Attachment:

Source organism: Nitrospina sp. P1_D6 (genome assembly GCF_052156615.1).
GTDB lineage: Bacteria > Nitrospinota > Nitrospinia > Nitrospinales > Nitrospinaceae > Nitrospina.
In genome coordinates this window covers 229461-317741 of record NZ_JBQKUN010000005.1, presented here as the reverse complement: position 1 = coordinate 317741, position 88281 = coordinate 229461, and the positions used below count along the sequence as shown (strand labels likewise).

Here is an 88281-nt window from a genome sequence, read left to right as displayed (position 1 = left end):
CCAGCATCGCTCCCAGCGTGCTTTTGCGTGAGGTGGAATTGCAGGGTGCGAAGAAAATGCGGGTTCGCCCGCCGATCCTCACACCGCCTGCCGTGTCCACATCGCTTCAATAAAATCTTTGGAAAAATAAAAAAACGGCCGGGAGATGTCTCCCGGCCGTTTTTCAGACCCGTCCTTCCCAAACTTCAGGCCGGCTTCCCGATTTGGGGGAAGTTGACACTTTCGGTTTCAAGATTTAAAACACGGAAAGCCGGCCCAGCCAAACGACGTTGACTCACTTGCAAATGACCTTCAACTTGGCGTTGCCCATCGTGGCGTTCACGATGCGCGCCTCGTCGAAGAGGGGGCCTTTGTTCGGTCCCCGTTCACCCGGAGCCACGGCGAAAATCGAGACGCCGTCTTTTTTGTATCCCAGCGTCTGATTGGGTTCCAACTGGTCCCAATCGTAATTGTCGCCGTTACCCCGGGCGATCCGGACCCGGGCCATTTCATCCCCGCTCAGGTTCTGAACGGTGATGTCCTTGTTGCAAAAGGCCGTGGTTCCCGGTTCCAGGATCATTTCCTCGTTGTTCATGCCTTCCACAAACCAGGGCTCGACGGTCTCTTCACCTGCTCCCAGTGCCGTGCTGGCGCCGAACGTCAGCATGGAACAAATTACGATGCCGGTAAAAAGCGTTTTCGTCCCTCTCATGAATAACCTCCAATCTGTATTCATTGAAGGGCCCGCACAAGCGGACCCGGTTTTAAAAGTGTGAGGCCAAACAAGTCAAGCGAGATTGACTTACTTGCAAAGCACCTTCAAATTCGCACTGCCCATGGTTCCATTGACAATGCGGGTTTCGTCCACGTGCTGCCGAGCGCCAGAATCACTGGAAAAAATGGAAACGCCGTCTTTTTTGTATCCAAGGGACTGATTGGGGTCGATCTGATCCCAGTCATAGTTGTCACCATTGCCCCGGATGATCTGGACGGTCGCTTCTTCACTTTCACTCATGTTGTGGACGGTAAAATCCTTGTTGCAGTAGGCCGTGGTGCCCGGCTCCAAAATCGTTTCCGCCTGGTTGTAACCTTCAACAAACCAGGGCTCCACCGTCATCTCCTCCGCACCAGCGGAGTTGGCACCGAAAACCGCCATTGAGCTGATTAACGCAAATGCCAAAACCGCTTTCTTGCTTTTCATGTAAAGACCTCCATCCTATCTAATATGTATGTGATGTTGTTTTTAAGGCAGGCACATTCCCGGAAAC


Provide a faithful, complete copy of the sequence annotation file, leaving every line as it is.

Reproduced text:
Source organism: Nitrospina sp. P1_D6 (genome assembly GCF_052156615.1).
GTDB lineage: Bacteria > Nitrospinota > Nitrospinia > Nitrospinales > Nitrospinaceae > Nitrospina.
In genome coordinates this window covers 229461-317741 of record NZ_JBQKUN010000005.1, presented here as the reverse complement: position 1 = coordinate 317741, position 88281 = coordinate 229461, and the positions used below count along the sequence as shown (strand labels likewise).

Here is an 88281-nt window from a genome sequence, read left to right as displayed (position 1 = left end):
CCAGCATCGCTCCCAGCGTGCTTTTGCGTGAGGTGGAATTGCAGGGTGCGAAGAAAATGCGGGTTCGCCCGCCGATCCTCACACCGCCTGCCGTGTCCACATCGCTTCAATAAAATCTTTGGAAAAATAAAAAAACGGCCGGGAGATGTCTCCCGGCCGTTTTTCAGACCCGTCCTTCCCAAACTTCAGGCCGGCTTCCCGATTTGGGGGAAGTTGACACTTTCGGTTTCAAGATTTAAAACACGGAAAGCCGGCCCAGCCAAACGACGTTGACTCACTTGCAAATGACCTTCAACTTGGCGTTGCCCATCGTGGCGTTCACGATGCGCGCCTCGTCGAAGAGGGGGCCTTTGTTCGGTCCCCGTTCACCCGGAGCCACGGCGAAAATCGAGACGCCGTCTTTTTTGTATCCCAGCGTCTGATTGGGTTCCAACTGGTCCCAATCGTAATTGTCGCCGTTACCCCGGGCGATCCGGACCCGGGCCATTTCATCCCCGCTCAGGTTCTGAACGGTGATGTCCTTGTTGCAAAAGGCCGTGGTTCCCGGTTCCAGGATCATTTCCTCGTTGTTCATGCCTTCCACAAACCAGGGCTCGACGGTCTCTTCACCTGCTCCCAGTGCCGTGCTGGCGCCGAACGTCAGCATGGAACAAATTACGATGCCGGTAAAAAGCGTTTTCGTCCCTCTCATGAATAACCTCCAATCTGTATTCATTGAAGGGCCCGCACAAGCGGACCCGGTTTTAAAAGTGTGAGGCCAAACAAGTCAAGCGAGATTGACTTACTTGCAAAGCACCTTCAAATTCGCACTGCCCATGGTTCCATTGACAATGCGGGTTTCGTCCACGTGCTGCCGAGCGCCAGAATCACTGGAAAAAATGGAAACGCCGTCTTTTTTGTATCCAAGGGACTGATTGGGGTCGATCTGATCCCAGTCATAGTTGTCACCATTGCCCCGGATGATCTGGACGGTCGCTTCTTCACTTTCACTCATGTTGTGGACGGTAAAATCCTTGTTGCAGTAGGCCGTGGTGCCCGGCTCCAAAATCGTTTCCGCCTGGTTGTAACCTTCAACAAACCAGGGCTCCACCGTCATCTCCTCCGCACCAGCGGAGTTGGCACCGAAAACCGCCATTGAGCTGATTAACGCAAATGCCAAAACCGCTTTCTTGCTTTTCATGTAAAGACCTCCATCCTATCTAATATGTATGTGATGTTGTTTTTAAGGCAGGCACATTCCCGGAAAC